Apr 4 (Tue) @ 2:00pm: "Exploration of Quantum Phenomena in 2D-van der Waals Materials and Devices for Ultra-energy-efficient Computing," Arnab Pal, ECE PhD Defense

Date and Time
Engineering Science Building (ESB), Rm 2001

Zoom Meeting: https://ucsb.zoom.us/j/5311928607


This PhD dissertation explores the potential of two-dimensional (2D) layered materials to revolutionize computing and communication beyond today's electronics. The invention of metal-oxide-semiconductor field-effect-transistor (MOSFET) in the late 1959 has driven the need for dimensional scaling and new applications, making 2D materials with their exotic structural, physical, electrical, and magnetic properties, an attractive solution. I will first present a comprehensive analysis of the various electrical contact topologies to 2D materials, leading to the development of the first comprehensive numerical model for contact resistance, addressing efficient charge injection. This work lays the foundation for the next stage of my research, which involves developing a comprehensive mobility model for quantifying transport in 2D materials to aid the design of high-performance 2D-FETs.

By coupling the electrical charge injection and transport models, I will discuss the results of the first comprehensive scaling analysis of 2D materials in emerging gate-all-around architectures, enabling the design of ultra-energy-efficient and compact transistors for sustaining Moore’s law. Further energy-efficiency gains can be achieved through use of steep-slope 2D-Tunneling Field-Effect-Transistors (2D-TFETs), and I will present the first compact model for such devices. This model is then used to benchmark 2D-TFET device performance in emerging neuromorphic (NM) computing architectures, designed with both neuronal and synaptic functionalities. The simulations promise impressive energy-efficiency gains of close to three orders of magnitude compared to state-of-the-art MOSFETs.

In addition to the conventional charge-based computing methodologies, spin-based computing is another alternative computing platform that offers an additional route for energy-efficient computing. However, there are two major drawbacks to realizing useful spin-based computing devices with 2D-materials, and they are – efficient spin injection, and efficient spin transport. In the next section, therefore, I will talk about the role of contact anisotropies in contacts to 2D-materials for efficient spin injection, and then I will discuss the framework for modeling spin-transport in these materials.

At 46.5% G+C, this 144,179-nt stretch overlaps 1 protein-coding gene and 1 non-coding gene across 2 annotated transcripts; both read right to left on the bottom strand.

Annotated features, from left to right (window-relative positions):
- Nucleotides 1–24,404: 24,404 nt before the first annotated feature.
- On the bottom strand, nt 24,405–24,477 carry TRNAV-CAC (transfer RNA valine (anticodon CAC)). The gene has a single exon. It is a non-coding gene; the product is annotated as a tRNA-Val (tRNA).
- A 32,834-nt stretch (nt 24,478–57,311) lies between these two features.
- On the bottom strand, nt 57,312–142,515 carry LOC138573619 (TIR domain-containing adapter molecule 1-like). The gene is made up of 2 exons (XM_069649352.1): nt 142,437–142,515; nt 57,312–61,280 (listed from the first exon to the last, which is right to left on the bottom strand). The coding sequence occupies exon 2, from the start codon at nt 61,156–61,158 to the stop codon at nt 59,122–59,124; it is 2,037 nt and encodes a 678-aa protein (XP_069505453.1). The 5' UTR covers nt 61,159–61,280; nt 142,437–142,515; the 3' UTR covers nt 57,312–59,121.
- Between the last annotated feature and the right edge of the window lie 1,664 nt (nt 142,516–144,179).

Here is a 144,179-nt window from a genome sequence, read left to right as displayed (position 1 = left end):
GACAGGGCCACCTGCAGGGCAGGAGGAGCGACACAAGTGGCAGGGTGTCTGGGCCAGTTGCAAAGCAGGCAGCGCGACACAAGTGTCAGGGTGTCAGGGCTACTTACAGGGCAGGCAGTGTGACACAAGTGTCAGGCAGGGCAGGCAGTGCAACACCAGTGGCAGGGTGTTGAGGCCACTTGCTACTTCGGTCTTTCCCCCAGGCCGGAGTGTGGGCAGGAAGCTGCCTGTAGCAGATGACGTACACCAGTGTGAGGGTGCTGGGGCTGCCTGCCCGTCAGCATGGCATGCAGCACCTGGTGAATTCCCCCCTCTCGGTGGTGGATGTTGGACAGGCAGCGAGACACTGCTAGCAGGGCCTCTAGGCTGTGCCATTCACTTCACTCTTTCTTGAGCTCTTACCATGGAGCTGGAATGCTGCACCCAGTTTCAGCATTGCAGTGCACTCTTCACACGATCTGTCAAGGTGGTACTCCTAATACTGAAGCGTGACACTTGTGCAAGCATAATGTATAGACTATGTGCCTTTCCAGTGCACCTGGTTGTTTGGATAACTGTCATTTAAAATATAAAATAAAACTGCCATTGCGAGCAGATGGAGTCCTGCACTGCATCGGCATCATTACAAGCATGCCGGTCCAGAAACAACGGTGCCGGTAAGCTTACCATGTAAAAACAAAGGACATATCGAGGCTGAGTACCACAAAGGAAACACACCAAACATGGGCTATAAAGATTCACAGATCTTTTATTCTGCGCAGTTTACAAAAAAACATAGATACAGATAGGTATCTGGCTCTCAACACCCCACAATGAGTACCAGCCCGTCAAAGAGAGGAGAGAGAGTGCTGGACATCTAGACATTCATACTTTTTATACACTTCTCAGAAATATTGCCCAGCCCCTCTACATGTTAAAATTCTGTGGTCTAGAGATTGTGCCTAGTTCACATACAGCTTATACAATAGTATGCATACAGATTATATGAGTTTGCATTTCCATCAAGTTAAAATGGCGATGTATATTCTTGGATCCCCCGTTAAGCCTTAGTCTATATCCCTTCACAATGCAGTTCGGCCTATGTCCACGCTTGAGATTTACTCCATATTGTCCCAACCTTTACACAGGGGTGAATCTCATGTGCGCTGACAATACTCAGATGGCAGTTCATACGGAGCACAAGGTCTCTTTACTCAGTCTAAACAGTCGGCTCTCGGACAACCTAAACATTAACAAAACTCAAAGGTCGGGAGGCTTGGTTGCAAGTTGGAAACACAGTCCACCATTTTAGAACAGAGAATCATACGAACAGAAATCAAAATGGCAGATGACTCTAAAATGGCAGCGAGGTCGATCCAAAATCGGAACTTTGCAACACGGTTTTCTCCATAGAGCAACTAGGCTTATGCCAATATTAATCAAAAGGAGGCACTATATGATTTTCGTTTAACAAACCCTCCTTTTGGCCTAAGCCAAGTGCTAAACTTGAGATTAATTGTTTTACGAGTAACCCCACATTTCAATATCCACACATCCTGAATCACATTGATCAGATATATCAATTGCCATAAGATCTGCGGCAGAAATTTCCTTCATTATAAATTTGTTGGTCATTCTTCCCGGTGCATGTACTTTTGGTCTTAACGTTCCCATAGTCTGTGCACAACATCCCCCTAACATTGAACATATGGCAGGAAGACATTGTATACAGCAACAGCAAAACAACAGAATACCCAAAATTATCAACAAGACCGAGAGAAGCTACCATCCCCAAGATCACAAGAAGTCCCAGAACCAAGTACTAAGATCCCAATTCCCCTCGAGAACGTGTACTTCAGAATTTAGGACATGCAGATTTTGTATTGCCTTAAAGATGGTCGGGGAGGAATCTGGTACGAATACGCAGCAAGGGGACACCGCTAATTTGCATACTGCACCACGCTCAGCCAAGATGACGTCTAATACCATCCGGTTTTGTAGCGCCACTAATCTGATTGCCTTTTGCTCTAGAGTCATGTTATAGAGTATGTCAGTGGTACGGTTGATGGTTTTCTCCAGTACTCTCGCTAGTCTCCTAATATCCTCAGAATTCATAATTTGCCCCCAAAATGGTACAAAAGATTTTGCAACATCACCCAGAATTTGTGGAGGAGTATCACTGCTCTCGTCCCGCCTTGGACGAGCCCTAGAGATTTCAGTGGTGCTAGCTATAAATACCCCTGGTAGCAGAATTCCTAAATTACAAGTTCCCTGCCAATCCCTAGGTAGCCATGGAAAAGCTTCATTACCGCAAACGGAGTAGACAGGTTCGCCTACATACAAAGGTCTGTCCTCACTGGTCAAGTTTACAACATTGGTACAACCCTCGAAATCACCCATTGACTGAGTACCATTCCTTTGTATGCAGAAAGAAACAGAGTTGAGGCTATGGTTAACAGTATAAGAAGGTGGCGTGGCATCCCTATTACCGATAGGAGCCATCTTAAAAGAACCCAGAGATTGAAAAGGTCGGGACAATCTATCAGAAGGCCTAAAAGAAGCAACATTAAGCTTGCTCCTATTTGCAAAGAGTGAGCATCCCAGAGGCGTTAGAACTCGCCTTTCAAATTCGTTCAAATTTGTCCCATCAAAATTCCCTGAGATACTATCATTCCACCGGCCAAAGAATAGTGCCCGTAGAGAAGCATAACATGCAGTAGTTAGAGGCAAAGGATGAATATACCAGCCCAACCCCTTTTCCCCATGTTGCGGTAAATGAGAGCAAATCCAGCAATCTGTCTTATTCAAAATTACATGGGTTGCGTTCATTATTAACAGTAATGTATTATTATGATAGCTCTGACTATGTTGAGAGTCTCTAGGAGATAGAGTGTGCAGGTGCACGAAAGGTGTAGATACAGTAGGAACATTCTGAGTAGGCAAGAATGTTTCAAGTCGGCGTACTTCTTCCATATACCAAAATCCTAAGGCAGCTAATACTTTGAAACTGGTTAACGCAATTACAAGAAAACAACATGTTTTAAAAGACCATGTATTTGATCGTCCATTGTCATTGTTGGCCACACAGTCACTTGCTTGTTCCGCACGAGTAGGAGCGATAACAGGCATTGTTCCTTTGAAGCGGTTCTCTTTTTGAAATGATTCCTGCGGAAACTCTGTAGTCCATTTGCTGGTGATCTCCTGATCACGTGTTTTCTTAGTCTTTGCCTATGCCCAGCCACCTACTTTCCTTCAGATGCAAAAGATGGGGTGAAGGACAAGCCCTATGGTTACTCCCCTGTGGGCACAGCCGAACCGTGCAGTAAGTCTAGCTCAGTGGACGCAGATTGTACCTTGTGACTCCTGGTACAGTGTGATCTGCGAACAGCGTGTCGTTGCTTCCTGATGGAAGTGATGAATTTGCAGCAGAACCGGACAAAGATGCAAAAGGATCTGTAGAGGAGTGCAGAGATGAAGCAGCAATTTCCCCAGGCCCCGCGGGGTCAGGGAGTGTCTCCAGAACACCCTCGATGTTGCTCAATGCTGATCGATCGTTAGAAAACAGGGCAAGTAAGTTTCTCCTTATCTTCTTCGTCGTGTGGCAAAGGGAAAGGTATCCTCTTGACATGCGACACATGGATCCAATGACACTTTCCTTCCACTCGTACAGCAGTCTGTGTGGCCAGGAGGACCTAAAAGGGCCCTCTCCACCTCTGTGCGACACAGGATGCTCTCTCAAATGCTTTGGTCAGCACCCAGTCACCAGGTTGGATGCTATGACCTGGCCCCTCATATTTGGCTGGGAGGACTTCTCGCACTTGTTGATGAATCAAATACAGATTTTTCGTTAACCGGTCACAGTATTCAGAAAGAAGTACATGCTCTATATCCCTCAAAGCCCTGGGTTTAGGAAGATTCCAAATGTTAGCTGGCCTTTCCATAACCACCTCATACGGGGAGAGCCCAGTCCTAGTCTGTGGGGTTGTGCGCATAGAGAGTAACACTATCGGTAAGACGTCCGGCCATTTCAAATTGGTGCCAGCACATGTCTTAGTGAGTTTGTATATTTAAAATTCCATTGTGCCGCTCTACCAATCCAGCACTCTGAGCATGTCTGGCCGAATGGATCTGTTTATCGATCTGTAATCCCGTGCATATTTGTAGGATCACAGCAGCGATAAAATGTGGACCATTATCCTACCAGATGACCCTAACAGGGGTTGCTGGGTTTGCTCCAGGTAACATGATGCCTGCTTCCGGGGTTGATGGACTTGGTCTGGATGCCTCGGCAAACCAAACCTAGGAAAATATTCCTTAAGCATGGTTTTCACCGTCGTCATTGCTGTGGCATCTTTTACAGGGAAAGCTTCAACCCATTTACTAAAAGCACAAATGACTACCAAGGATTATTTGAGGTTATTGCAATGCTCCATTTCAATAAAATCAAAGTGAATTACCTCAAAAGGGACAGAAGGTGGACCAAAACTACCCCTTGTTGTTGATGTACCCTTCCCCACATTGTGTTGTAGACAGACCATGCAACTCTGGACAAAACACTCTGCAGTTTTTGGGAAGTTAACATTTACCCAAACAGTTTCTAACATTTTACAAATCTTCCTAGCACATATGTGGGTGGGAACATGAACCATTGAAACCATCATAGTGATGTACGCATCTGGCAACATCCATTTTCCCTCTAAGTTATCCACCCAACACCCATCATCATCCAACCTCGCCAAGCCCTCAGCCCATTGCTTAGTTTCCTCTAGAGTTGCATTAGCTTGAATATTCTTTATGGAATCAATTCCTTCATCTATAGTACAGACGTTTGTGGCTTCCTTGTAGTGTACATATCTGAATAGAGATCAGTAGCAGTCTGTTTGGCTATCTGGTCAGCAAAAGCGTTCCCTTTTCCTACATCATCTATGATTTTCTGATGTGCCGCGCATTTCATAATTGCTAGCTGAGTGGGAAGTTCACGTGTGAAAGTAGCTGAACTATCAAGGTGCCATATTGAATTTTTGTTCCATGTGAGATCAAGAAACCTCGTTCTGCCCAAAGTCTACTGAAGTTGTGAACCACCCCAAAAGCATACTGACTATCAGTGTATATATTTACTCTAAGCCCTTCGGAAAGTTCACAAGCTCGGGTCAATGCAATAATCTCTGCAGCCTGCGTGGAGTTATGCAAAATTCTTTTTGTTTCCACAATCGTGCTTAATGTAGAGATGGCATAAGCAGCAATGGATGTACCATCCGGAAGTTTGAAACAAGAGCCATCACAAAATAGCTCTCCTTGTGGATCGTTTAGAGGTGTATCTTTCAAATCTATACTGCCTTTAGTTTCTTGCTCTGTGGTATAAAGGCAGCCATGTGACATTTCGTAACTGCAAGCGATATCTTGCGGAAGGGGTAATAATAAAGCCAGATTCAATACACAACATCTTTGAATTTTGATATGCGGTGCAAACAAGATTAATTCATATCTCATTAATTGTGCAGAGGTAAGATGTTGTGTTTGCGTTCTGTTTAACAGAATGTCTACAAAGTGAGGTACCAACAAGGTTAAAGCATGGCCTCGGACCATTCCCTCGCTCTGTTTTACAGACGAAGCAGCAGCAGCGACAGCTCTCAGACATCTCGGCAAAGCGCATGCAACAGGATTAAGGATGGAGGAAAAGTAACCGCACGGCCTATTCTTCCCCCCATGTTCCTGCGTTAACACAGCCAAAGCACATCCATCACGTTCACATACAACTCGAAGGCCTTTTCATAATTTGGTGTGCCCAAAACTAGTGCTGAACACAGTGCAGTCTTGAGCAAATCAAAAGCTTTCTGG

Therefore, by judiciously exploiting and manipulating both the charge- and quantum-information of these devices, significant improvements in energy efficiency beyond what is currently achievable can be realized, leading to a brighter, happier, and safer life.


Arnab Pal is a PhD candidate and Graduate Student Researcher in the Nanoelectronics Research Laboratory (NRL), Department of Electrical and Computer Engineering at University of California, Santa Barbara, advised by Prof. Kaustav Banerjee. His doctoral research is focused on the exploration, analysis and modeling of fundamental physics of charge/spin injection/transport and its applicability in designing energy-efficient high-performance transistors. His doctoral research has been chronicled in 3 first author, and additional 4 co-author, publications in IEEE IEDM, the premier conference in electron devices, and further first author publications in Advanced Materials, MRS Bulletin, and IEEE TED. His research has also been highlighted by Intel, indicating its significance in the field.

Hosted by: Professor Kaustav Banerjee, Nanoelectronics Research Lab

Submitted by: Arnab Pal <arnab@ucsb.edu>